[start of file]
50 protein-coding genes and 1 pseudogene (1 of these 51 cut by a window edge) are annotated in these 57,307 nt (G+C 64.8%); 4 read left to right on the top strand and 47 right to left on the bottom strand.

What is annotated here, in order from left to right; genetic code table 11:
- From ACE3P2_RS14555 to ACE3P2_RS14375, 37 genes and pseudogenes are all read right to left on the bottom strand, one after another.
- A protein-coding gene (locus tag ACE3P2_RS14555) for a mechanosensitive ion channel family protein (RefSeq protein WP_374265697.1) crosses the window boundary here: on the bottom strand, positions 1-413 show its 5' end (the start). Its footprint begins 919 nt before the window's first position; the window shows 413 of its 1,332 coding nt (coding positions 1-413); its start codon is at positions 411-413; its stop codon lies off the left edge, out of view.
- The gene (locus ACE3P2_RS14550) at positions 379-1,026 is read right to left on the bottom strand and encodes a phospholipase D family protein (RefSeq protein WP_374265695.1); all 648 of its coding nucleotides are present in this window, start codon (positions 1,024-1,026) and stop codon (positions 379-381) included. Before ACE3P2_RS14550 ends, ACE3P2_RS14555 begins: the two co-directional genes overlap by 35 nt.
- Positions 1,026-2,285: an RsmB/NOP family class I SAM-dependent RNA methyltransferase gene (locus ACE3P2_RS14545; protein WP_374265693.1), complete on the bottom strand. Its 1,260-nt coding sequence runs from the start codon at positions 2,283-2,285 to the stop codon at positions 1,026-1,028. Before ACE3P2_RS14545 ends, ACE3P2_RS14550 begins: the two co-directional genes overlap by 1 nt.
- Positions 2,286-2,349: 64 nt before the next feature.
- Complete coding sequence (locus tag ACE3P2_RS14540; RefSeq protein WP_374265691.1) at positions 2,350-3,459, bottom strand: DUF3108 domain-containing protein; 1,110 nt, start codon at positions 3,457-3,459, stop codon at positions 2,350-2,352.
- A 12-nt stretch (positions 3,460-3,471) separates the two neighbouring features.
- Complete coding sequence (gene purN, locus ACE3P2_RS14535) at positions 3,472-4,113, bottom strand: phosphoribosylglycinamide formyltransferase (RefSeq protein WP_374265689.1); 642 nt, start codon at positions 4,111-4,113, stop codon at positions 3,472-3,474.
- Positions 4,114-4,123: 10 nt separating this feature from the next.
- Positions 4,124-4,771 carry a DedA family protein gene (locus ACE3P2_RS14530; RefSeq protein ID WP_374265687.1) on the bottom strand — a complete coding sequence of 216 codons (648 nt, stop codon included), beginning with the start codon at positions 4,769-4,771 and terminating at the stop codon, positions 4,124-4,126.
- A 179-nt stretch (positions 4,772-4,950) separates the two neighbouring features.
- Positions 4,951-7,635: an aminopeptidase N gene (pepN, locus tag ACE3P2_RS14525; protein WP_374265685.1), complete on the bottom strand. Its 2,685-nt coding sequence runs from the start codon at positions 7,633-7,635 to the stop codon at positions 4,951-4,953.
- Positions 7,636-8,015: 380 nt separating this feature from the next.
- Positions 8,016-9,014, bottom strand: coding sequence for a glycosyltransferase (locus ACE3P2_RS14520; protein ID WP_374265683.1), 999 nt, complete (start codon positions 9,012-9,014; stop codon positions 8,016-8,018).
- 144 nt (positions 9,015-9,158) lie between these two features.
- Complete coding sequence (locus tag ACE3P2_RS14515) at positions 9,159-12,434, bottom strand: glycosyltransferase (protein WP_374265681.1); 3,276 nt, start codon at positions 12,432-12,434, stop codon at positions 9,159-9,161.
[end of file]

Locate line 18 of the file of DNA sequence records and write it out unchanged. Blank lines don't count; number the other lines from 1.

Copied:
- Complete coding sequence (locus tag ACE3P2_RS14515) at positions 9,159-12,434, bottom strand: glycosyltransferase (protein WP_374265681.1); 3,276 nt, start codon at positions 12,432-12,434, stop codon at positions 9,159-9,161.